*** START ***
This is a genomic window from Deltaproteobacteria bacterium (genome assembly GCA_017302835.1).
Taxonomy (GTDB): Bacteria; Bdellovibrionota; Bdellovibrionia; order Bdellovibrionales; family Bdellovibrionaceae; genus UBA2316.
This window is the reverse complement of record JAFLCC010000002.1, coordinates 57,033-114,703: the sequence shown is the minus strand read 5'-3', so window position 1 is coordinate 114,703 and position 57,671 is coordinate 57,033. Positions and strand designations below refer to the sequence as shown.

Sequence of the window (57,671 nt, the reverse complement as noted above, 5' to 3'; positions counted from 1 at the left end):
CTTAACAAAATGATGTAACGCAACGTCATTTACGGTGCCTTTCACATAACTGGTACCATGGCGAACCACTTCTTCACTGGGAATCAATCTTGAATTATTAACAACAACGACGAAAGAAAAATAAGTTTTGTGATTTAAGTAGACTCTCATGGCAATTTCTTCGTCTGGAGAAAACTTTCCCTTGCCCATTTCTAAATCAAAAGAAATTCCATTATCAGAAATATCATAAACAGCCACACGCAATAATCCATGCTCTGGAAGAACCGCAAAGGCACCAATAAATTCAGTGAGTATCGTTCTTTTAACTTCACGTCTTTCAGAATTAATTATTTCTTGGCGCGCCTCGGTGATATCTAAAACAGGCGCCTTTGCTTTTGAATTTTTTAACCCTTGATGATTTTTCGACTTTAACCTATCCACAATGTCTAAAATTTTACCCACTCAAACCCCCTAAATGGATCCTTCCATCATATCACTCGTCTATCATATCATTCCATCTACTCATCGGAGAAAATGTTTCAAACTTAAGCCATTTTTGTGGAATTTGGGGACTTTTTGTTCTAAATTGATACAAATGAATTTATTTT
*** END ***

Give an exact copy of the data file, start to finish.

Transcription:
This is a genomic window from Deltaproteobacteria bacterium (genome assembly GCA_017302835.1).
Taxonomy (GTDB): Bacteria; Bdellovibrionota; Bdellovibrionia; order Bdellovibrionales; family Bdellovibrionaceae; genus UBA2316.
This window is the reverse complement of record JAFLCC010000002.1, coordinates 57,033-114,703: the sequence shown is the minus strand read 5'-3', so window position 1 is coordinate 114,703 and position 57,671 is coordinate 57,033. Positions and strand designations below refer to the sequence as shown.

Sequence of the window (57,671 nt, the reverse complement as noted above, 5' to 3'; positions counted from 1 at the left end):
CTTAACAAAATGATGTAACGCAACGTCATTTACGGTGCCTTTCACATAACTGGTACCATGGCGAACCACTTCTTCACTGGGAATCAATCTTGAATTATTAACAACAACGACGAAAGAAAAATAAGTTTTGTGATTTAAGTAGACTCTCATGGCAATTTCTTCGTCTGGAGAAAACTTTCCCTTGCCCATTTCTAAATCAAAAGAAATTCCATTATCAGAAATATCATAAACAGCCACACGCAATAATCCATGCTCTGGAAGAACCGCAAAGGCACCAATAAATTCAGTGAGTATCGTTCTTTTAACTTCACGTCTTTCAGAATTAATTATTTCTTGGCGCGCCTCGGTGATATCTAAAACAGGCGCCTTTGCTTTTGAATTTTTTAACCCTTGATGATTTTTCGACTTTAACCTATCCACAATGTCTAAAATTTTACCCACTCAAACCCCCTAAATGGATCCTTCCATCATATCACTCGTCTATCATATCATTCCATCTACTCATCGGAGAAAATGTTTCAAACTTAAGCCATTTTTGTGGAATTTGGGGACTTTTTGTTCTAAATTGATACAAATGAATTTATTTT